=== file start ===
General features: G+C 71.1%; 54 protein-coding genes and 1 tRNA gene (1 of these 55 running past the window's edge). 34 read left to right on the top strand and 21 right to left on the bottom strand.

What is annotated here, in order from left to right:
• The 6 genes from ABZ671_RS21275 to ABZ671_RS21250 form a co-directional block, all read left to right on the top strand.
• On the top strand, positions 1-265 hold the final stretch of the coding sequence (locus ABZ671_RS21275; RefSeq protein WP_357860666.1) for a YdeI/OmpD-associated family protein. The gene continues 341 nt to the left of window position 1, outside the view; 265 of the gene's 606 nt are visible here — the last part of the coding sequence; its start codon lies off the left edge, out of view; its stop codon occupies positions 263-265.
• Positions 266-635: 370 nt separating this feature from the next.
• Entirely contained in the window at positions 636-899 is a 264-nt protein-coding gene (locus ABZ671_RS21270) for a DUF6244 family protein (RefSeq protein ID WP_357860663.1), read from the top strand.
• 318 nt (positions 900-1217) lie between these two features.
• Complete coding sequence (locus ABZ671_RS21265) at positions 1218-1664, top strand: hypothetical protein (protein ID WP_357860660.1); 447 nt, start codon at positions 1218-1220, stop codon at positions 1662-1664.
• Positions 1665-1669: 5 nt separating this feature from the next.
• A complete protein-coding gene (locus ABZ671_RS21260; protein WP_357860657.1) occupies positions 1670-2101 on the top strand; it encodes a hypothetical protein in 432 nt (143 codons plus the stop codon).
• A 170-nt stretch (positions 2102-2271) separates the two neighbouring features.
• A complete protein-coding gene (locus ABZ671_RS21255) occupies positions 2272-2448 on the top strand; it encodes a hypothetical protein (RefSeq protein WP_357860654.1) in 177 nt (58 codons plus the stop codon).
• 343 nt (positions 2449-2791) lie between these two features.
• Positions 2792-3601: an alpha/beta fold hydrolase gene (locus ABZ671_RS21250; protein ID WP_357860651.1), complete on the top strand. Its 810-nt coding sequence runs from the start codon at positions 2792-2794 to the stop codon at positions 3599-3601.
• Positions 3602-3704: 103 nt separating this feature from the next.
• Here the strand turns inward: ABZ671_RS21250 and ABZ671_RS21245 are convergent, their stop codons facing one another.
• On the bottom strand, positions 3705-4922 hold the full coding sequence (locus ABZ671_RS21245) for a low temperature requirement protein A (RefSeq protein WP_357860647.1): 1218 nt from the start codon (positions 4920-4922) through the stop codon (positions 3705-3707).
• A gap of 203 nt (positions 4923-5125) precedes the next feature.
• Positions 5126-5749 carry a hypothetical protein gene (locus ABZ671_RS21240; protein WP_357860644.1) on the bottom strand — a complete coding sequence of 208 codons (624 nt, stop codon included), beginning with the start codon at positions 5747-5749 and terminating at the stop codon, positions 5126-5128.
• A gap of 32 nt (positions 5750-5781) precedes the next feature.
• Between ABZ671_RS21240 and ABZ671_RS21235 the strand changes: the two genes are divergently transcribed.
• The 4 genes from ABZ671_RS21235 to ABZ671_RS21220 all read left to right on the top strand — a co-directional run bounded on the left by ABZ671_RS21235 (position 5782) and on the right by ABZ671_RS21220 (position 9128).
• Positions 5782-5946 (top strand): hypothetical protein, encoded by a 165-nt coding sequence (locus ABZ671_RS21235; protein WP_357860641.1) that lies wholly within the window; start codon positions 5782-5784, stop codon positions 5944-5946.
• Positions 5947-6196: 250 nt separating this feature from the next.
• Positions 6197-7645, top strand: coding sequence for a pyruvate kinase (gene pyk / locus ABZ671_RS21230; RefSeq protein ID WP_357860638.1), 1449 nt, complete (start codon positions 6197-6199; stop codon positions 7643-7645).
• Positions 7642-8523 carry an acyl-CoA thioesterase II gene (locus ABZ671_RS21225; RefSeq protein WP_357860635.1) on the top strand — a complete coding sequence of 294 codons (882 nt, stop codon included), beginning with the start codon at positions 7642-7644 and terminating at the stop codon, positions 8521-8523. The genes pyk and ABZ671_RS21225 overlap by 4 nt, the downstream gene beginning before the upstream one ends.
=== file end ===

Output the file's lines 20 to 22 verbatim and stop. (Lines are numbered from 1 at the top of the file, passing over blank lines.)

• A gap of 32 nt (positions 5750-5781) precedes the next feature.
• Between ABZ671_RS21240 and ABZ671_RS21235 the strand changes: the two genes are divergently transcribed.
• The 4 genes from ABZ671_RS21235 to ABZ671_RS21220 all read left to right on the top strand — a co-directional run bounded on the left by ABZ671_RS21235 (position 5782) and on the right by ABZ671_RS21220 (position 9128).